First of all, you don't say Jagmeet. It's pronounced Jugmeet. Born in 1979 in Scarborough, Ontario, Jagmeet Singh was ridiculed at schools as Jughead. Or Diaper Head. Or Nipplehead. Or Paki.

Worst of all, after 9/11, the man who was elected as federal leader of the New Democratic Party in October of 2017, was called a terrorist. It rankled deeply. He could rise above, or descend. He has since arisen, as a Burnaby MP.

The bane of life was his alcoholic father--a respected Windsor psychiatrist outside the home--who drank too much Russian Prince vodka for decades until he was eventually prohibited from his medical practice in the year 2000.

But there was another secret, arguably much worse. During the sixth grade he was sexually abused by his tae kwon do instructor, a Mr. Neilson. When his mother asked him about Mr. Neilson, if there was ever anything amiss, Jagmeet lied and assured her nothing had happened. It would take another fifteen years before he could spill the beans and begin to jettison guilt and shame.

"That's how long it would take me to understand it wasn't my fault," writes Jagmeet Singh in his autobiography, Love & Courage: My Story of Family, Resilience and Overcoming the Unexpected (Simon & Schuster $24.99).

Other traumas were social: He was six years old when the Air India bombings occurred. The massacre at the Golden Temple in June of 1984 also had a lasting impact. Then his uncle Baljinder, a taxi driver in Brampton, was repeatedly stabbed to death in the neck and shoulders by two passengers who escaped with less than $100.

He didn't learn to speak Panjabi (not spelled Punjabi) growing up; instead he learned French. It was only after his first visit to India for a family funeral that Jagmeet became more fervent as a Sikh, growing his hair, wearing turbans.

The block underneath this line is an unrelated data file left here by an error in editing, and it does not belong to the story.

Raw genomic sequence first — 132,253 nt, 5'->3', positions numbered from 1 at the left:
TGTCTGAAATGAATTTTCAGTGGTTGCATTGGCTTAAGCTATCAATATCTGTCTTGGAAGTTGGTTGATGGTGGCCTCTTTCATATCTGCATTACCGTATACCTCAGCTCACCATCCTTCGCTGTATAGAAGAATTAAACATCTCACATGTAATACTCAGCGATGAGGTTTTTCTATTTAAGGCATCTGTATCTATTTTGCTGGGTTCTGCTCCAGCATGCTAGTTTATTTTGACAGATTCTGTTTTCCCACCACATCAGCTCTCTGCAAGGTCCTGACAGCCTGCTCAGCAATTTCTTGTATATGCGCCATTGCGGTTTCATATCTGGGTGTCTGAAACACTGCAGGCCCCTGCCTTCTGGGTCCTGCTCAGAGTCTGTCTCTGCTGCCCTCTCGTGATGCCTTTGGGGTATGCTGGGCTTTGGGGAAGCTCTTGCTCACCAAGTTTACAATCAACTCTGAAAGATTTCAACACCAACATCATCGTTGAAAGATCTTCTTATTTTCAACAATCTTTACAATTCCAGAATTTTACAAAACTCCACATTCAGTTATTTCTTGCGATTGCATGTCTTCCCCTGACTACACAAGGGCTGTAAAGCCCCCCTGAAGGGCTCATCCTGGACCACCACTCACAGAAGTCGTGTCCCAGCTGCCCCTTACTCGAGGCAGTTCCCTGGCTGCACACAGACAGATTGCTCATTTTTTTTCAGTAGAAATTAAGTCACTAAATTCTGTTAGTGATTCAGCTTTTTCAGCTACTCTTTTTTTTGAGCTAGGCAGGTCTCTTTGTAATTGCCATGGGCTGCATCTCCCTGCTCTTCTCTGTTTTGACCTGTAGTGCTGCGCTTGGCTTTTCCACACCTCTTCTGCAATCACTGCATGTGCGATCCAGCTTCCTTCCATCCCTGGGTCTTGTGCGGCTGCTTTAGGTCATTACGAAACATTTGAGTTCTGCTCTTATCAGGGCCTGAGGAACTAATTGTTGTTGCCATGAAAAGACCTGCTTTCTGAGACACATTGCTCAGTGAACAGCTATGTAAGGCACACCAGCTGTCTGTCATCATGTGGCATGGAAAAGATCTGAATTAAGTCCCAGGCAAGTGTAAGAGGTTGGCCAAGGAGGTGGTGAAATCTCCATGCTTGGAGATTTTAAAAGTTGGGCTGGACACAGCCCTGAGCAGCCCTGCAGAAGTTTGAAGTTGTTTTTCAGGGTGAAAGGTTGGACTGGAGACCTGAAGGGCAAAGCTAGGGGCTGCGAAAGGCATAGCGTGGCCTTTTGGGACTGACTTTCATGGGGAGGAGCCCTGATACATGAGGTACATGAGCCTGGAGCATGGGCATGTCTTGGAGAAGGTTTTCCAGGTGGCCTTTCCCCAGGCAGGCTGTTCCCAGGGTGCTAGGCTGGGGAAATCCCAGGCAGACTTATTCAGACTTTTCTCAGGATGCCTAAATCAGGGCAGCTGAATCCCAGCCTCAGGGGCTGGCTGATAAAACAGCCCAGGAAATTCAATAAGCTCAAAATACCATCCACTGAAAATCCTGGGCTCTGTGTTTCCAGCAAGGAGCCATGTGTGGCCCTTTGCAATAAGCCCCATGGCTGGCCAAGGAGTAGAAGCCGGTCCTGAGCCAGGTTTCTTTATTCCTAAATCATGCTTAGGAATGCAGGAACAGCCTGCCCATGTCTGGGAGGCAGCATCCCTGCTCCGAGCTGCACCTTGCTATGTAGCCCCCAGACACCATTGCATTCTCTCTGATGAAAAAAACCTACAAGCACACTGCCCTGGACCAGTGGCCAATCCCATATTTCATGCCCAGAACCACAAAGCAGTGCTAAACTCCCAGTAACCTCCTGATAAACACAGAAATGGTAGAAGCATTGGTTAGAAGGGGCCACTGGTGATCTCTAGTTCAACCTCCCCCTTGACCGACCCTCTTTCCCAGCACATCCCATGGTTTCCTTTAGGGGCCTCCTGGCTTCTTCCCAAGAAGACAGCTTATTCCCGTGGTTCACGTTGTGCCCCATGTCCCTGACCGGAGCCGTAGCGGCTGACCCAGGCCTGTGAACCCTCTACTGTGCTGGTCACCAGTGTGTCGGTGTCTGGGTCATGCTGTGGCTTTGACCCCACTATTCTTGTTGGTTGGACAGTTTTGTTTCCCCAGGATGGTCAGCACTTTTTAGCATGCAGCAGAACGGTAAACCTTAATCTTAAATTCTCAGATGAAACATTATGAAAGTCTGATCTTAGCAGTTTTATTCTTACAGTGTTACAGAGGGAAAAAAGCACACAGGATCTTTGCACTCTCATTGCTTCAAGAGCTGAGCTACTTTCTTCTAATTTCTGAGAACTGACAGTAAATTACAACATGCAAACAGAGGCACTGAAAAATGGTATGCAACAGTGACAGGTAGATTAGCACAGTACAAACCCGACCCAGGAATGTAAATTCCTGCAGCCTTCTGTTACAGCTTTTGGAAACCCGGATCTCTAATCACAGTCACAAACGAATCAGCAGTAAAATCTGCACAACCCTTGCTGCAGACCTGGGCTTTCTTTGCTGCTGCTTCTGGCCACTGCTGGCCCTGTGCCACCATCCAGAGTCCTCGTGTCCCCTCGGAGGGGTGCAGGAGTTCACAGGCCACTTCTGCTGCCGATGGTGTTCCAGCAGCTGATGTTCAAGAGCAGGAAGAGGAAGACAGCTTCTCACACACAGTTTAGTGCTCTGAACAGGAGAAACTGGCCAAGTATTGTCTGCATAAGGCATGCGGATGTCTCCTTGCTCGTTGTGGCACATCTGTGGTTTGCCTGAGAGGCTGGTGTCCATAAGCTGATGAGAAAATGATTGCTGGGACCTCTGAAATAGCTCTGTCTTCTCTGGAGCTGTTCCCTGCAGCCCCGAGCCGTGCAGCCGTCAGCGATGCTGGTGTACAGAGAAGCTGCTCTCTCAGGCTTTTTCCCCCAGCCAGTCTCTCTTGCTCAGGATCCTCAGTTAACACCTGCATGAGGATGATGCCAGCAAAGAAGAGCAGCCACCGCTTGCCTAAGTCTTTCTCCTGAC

"I grasped the essence: the path of Sikh spirituality is connected to love. To realize we are all connected takes love. To fight against injustice requires a deep act of love," he writes.

The older and bigger Jagmeet became, the more he saw himself as the protector of his siblings, rebuking his father for his drunkenness and sometimes countering with a meanness of his own. Eventually, he would become a lawyer, take over as breadwinner and banish his father from the household.

In college, he was an avid wrestler and he became a vegetarian, more or less on a dare, when someone questioned his principles as a meat-eater. He remains a vegetarian.

Now the man who rejected "Jimmy" in favour of Jagmeet at an early age finds himself a national NDP leader on Parliament Hill. There Jagmeet Singh will have to fight another battle against the odds--convincing British Columbians he's one of us--while he also convincing people from coast to coast to coast that they should be vote for a man whose name most of them still don't properly pronounce.

This is the only way Jagmeet Singh has ever been known to run--uphill.

This autobiography is a gripping read until the point at which he enters political life; after which the details are skimpy in a nine-page epilogue.


Love & Courage: My Story of Family, Resilience and Overcoming the Unexpected (Simon & Schuster $24.99) 978-1-9821-0539-6

[BCBW 2019]